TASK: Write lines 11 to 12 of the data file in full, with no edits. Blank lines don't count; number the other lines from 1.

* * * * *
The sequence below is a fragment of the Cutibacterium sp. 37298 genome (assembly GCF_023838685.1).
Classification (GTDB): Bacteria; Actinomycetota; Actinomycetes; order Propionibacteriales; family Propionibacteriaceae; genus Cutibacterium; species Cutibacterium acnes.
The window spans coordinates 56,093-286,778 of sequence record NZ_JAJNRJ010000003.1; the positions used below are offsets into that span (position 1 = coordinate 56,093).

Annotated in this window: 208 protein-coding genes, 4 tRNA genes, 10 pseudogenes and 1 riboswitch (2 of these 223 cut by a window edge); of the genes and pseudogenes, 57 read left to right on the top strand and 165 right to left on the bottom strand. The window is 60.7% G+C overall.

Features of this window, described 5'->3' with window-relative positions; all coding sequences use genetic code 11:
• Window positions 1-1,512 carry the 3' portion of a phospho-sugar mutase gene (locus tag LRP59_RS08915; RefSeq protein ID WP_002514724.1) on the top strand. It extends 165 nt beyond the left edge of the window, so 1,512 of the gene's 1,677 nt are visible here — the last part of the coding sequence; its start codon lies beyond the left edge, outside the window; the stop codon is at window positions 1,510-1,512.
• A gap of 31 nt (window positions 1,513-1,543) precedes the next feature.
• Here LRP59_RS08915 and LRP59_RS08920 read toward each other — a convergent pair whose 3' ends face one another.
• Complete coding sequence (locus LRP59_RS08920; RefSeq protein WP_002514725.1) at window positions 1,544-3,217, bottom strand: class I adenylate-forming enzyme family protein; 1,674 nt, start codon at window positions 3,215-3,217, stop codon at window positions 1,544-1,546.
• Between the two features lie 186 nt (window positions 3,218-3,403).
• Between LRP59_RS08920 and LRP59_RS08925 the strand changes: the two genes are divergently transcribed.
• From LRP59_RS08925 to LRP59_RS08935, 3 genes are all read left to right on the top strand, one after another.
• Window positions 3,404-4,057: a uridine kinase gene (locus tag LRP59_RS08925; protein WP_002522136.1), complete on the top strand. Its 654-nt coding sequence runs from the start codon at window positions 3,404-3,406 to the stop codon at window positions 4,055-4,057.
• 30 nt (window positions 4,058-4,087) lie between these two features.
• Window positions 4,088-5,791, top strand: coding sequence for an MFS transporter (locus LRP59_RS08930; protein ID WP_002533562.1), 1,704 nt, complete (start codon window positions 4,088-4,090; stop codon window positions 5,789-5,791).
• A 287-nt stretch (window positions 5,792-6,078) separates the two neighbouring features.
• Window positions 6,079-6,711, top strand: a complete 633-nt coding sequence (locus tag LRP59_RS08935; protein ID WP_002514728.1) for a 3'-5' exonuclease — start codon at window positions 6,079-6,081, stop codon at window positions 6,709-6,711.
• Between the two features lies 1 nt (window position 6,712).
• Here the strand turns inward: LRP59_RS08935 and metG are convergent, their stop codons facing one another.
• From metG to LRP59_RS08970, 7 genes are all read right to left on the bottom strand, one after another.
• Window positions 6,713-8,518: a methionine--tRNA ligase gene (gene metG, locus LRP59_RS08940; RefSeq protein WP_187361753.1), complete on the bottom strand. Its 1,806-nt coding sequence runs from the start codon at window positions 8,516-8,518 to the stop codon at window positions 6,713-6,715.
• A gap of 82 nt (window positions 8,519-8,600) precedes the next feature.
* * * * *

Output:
• Between LRP59_RS08920 and LRP59_RS08925 the strand changes: the two genes are divergently transcribed.
• From LRP59_RS08925 to LRP59_RS08935, 3 genes are all read left to right on the top strand, one after another.